6. Aug 4, 2010

### eptheta

Re: Quantum level working of IR sensor....

Hello,
CCDs seem to be rather old technology... Can anyone here make out what type of tech is used in devices like the http://www.datasheetcatalog.org/datasheets/208/301092_DS.pdf"

Not the 38khz part, just the sensing part. (the frequency dependence is externally created by some other circuit elements and not by the sensor material itself right ?)

Thank you.

Last edited by a moderator: Apr 25, 2017
7. Aug 6, 2010

### eptheta

Re: Quantum level working of IR sensor....

Would anyone else like to contribute? I have a lot more questions to ask !
Does anyone here have an opinion on the matter ?

8. Aug 13, 2010

### ClamShell

Re: Quantum level working of IR sensor....

I am brave...my fear of being wrong, is gone, I just also
have gaps here, so be kind.

1) the 38 kHz requirement IS performed by electronic circuits
that measure the IR sensor voltage. This is a way to "filter"
out all IR signals that are NOT flashed at a 38 kHz rate...the
rate that the remote sends IR pulses.

2) Now to the sensor...A "photon" is "absorbed" into the
"electron cloud" of an "atom" and/or "molecule" of the
IR sensor...or is not. If "absorbed", an "electron cloud"
"expands" to a higher "energy" and either "kicks" an
"electron" to a wire(s) mounted in the sensor, and/or emits
other "photons", to get the "atom" and/or "molecule" to "shrink"
back to its "preferred" (or "rest") state of "energy". An IR detector
would prefer "kicking" whereas, a "photon" source (eg, LASER)
would prefer the "re-radiating" effect. My quoted concepts are
surely incomplete, so take it with a bit of salt.

9. Aug 14, 2010

### eptheta

Re: Quantum level working of IR sensor....

Honestly, any opinion is a good opinion ..... Thanks
From what you said, I assume that an IR sensor is any regular EM sensor with the appropriate IR filters put into place....
Am i correct to assume that ?

If so, then my quest for knowledge ends here...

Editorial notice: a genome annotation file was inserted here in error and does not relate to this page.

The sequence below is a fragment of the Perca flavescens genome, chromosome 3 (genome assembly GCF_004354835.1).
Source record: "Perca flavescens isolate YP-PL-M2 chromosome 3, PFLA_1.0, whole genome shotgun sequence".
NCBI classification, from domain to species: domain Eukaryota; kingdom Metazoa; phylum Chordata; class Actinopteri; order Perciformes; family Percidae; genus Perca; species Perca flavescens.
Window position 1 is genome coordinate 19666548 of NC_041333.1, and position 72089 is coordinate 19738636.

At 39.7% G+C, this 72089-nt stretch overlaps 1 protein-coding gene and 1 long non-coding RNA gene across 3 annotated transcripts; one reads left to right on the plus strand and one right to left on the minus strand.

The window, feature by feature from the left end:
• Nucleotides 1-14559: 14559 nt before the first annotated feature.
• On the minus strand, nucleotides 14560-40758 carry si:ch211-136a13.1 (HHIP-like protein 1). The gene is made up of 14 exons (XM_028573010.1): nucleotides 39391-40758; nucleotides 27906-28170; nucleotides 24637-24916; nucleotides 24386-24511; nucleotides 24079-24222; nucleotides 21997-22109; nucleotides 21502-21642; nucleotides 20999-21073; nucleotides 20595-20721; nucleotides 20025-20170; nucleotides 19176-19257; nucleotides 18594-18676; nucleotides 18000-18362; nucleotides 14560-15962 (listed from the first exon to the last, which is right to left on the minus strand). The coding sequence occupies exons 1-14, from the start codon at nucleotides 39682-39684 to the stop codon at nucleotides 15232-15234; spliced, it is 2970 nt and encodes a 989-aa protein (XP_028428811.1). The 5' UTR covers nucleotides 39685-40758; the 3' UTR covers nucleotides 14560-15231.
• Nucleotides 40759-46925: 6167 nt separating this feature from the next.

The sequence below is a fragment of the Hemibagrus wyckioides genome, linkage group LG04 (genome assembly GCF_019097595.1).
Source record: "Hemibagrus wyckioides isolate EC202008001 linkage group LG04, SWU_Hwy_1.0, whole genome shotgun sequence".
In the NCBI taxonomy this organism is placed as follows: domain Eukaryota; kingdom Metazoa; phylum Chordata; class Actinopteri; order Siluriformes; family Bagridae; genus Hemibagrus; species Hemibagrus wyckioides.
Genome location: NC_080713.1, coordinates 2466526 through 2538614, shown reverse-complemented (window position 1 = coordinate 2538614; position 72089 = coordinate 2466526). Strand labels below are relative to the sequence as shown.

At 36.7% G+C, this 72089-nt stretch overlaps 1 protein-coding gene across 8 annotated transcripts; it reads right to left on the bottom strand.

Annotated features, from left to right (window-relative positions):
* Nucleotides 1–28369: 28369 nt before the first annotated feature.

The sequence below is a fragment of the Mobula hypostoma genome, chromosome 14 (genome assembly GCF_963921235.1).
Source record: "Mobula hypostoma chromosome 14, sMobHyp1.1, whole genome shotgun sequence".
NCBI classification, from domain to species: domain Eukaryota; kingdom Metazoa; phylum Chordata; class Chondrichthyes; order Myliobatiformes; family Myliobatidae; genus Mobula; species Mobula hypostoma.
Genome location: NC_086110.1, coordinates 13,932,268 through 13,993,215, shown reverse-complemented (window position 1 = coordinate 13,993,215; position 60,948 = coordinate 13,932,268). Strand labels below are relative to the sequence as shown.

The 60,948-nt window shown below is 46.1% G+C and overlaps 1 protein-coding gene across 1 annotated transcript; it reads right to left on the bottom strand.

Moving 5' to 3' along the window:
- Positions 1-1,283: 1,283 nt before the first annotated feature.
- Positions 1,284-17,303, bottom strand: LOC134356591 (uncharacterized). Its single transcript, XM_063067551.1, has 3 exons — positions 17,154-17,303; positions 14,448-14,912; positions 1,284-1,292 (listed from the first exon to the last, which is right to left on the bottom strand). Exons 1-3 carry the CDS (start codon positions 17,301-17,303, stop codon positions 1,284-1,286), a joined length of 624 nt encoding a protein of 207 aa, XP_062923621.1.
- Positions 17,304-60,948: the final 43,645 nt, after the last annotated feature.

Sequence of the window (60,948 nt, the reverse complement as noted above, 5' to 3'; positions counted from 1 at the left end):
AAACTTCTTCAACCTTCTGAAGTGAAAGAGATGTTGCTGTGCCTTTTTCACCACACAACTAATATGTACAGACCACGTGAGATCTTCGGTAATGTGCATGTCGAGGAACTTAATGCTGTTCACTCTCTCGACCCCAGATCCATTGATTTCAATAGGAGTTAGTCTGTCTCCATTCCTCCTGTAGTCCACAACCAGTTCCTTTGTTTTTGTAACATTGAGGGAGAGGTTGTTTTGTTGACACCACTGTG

10. Aug 14, 2010

### ClamShell

Re: Quantum level working of IR sensor....

IR sensors that I am aware of, are semiconductors, ie, diodes (PN),
transistors (PNP or NPN), or PIN diodes...(check wiki).

I assume that the silicon impurities(doping) has alot to do with
the wavelength sensed as well as light filters. "regular" seems
like "one rule fits all" logic???...the devil is in the details.

11. Aug 14, 2010

### Dr Lots-o'watts

Re: Quantum level working of IR sensor....

The spec sheet does say it's a PIN diode. Are you asking what specific material they use?

12. Aug 15, 2010

### eptheta

Re: Quantum level working of IR sensor....

Is there some sort of equation relating %doping with whatever material in silicon to wavelength sensed ?
Or forget the equation, can you explain physically why doping (which i know increases/decreases conductor/semi-conductor behavior) could result in different wavelengths being sensed ?
The "I assume" part sort of scares me...But i did some of my own research and it does seem to make sense...

I looked around and everywhere there are lists of materials that can be used for IR detection... It would be very(very) helpful if you could find out specifically what material the http://www.datasheetcatalog.org/datasheets/208/301092_DS.pdf" sensor uses..

Any inputs will be valued greatly....
Thanks to Lok, ClamShell and Dr Lots-o'watts for their help so far.

Last edited by a moderator: Apr 25, 2017
13. Aug 19, 2010

### eptheta

Re: Quantum level working of IR sensor....

I am rather convinced that doping is responsible for peak wavelength sensing.
That is a specific ratio of doping results in EM waves of a specific wavelength causing maximum photon emission.
Am i correct in that belief ?

Also, if anyone could provide a reason for why this happens ? In terms of physical concepts like electron promotion and work function and other concepts, and not only by mathematical equations....